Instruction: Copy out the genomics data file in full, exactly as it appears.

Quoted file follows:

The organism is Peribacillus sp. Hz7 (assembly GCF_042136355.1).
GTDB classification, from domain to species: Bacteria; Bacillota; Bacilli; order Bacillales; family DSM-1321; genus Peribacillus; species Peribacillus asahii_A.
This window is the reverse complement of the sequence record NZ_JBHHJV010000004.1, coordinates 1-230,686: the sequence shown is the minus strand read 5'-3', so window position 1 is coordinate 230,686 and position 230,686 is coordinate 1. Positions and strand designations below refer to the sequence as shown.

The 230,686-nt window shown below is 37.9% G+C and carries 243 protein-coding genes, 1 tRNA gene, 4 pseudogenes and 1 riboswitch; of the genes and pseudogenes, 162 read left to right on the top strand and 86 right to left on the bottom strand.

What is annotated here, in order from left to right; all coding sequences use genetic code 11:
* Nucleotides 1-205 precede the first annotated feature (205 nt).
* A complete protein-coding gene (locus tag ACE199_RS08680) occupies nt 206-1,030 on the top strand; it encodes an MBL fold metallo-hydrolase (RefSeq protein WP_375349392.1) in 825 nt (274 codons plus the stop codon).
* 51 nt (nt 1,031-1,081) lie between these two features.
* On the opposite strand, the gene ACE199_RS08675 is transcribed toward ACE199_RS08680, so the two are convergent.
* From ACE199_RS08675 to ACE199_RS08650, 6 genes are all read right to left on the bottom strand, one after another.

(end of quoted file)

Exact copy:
The organism is Peribacillus sp. Hz7 (assembly GCF_042136355.1).
GTDB classification, from domain to species: Bacteria; Bacillota; Bacilli; order Bacillales; family DSM-1321; genus Peribacillus; species Peribacillus asahii_A.
This window is the reverse complement of the sequence record NZ_JBHHJV010000004.1, coordinates 1-230,686: the sequence shown is the minus strand read 5'-3', so window position 1 is coordinate 230,686 and position 230,686 is coordinate 1. Positions and strand designations below refer to the sequence as shown.

The 230,686-nt window shown below is 37.9% G+C and carries 243 protein-coding genes, 1 tRNA gene, 4 pseudogenes and 1 riboswitch; of the genes and pseudogenes, 162 read left to right on the top strand and 86 right to left on the bottom strand.

What is annotated here, in order from left to right; all coding sequences use genetic code 11:
* Nucleotides 1-205 precede the first annotated feature (205 nt).
* A complete protein-coding gene (locus tag ACE199_RS08680) occupies nt 206-1,030 on the top strand; it encodes an MBL fold metallo-hydrolase (RefSeq protein WP_375349392.1) in 825 nt (274 codons plus the stop codon).
* 51 nt (nt 1,031-1,081) lie between these two features.
* On the opposite strand, the gene ACE199_RS08675 is transcribed toward ACE199_RS08680, so the two are convergent.
* From ACE199_RS08675 to ACE199_RS08650, 6 genes are all read right to left on the bottom strand, one after another.